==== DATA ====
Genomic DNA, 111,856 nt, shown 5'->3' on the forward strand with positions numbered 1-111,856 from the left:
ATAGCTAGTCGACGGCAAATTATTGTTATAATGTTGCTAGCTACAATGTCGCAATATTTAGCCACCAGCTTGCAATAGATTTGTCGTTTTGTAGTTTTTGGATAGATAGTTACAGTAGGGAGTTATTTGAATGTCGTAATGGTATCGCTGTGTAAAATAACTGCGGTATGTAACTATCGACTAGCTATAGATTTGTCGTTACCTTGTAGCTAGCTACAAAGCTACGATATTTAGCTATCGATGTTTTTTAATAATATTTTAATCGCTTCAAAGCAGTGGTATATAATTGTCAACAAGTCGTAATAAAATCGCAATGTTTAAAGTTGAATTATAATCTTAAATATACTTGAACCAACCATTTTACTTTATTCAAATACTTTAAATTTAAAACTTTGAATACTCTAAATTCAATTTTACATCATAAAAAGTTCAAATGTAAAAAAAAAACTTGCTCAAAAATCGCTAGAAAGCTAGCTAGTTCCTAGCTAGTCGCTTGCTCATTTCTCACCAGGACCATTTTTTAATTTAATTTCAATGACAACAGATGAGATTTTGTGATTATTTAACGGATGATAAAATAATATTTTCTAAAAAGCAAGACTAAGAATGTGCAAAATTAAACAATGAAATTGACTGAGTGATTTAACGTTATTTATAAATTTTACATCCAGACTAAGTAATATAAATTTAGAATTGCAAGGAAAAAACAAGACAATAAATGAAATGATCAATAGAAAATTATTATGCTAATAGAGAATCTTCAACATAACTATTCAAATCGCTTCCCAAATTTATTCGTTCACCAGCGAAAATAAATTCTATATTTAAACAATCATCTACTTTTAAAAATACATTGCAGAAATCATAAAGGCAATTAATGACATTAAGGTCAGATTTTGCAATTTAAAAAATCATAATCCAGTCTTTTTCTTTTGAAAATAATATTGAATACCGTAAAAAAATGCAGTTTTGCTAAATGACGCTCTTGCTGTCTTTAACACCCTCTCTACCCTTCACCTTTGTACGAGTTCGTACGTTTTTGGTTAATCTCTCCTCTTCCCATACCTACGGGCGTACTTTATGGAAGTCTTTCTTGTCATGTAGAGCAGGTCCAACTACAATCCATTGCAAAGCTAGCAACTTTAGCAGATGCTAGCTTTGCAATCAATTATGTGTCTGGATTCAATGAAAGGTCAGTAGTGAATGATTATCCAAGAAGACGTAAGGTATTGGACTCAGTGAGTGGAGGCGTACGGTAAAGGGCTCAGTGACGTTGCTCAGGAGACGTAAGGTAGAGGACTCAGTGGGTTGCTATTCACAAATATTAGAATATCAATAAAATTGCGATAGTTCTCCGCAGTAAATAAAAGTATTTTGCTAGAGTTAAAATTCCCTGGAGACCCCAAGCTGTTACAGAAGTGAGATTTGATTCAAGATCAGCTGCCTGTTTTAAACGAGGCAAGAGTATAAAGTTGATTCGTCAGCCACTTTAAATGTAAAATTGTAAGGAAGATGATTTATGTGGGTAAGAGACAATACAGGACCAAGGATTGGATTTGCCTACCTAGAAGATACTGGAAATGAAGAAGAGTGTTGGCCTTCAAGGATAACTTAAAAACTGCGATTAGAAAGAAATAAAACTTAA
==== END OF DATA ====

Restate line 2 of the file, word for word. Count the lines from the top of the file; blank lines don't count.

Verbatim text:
ATAGCTAGTCGACGGCAAATTATTGTTATAATGTTGCTAGCTACAATGTCGCAATATTTAGCCACCAGCTTGCAATAGATTTGTCGTTTTGTAGTTTTTGGATAGATAGTTACAGTAGGGAGTTATTTGAATGTCGTAATGGTATCGCTGTGTAAAATAACTGCGGTATGTAACTATCGACTAGCTATAGATTTGTCGTTACCTTGTAGCTAGCTACAAAGCTACGATATTTAGCTATCGATGTTTTTTAATAATATTTTAATCGCTTCAAAGCAGTGGTATATAATTGTCAACAAGTCGTAATAAAATCGCAATGTTTAAAGTTGAATTATAATCTTAAATATACTTGAACCAACCATTTTACTTTATTCAAATACTTTAAATTTAAAACTTTGAATACTCTAAATTCAATTTTACATCATAAAAAGTTCAAATGTAAAAAAAAAACTTGCTCAAAAATCGCTAGAAAGCTAGCTAGTTCCTAGCTAGTCGCTTGCTCATTTCTCACCAGGACCATTTTTTAATTTAATTTCAATGACAACAGATGAGATTTTGTGATTATTTAACGGATGATAAAATAATATTTTCTAAAAAGCAAGACTAAGAATGTGCAAAATTAAACAATGAAATTGACTGAGTGATTTAACGTTATTTATAAATTTTACATCCAGACTAAGTAATATAAATTTAGAATTGCAAGGAAAAAACAAGACAATAAATGAAATGATCAATAGAAAATTATTATGCTAATAGAGAATCTTCAACATAACTATTCAAATCGCTTCCCAAATTTATTCGTTCACCAGCGAAAATAAATTCTATATTTAAACAATCATCTACTTTTAAAAATACATTGCAGAAATCATAAAGGCAATTAATGACATTAAGGTCAGATTTTGCAATTTAAAAAATCATAATCCAGTCTTTTTCTTTTGAAAATAATATTGAATACCGTAAAAAAATGCAGTTTTGCTAAATGACGCTCTTGCTGTCTTTAACACCCTCTCTACCCTTCACCTTTGTACGAGTTCGTACGTTTTTGGTTAATCTCTCCTCTTCCCATACCTACGGGCGTACTTTATGGAAGTCTTTCTTGTCATGTAGAGCAGGTCCAACTACAATCCATTGCAAAGCTAGCAACTTTAGCAGATGCTAGCTTTGCAATCAATTATGTGTCTGGATTCAATGAAAGGTCAGTAGTGAATGATTATCCAAGAAGACGTAAGGTATTGGACTCAGTGAGTGGAGGCGTACGGTAAAGGGCTCAGTGACGTTGCTCAGGAGACGTAAGGTAGAGGACTCAGTGGGTTGCTATTCACAAATATTAGAATATCAATAAAATTGCGATAGTTCTCCGCAGTAAATAAAAGTATTTTGCTAGAGTTAAAATTCCCTGGAGACCCCAAGCTGTTACAGAAGTGAGATTTGATTCAAGATCAGCTGCCTGTTTTAAACGAGGCAAGAGTATAAAGTTGATTCGTCAGCCACTTTAAATGTAAAATTGTAAGGAAGATGATTTATGTGGGTAAGAGACAATACAGGACCAAGGATTGGATTTGCCTACCTAGAAGATACTGGAAATGAAGAAGAGTGTTGGCCTTCAAGGATAACTTAAAAACTGCGATTAGAAAGAAATAAAACTTAA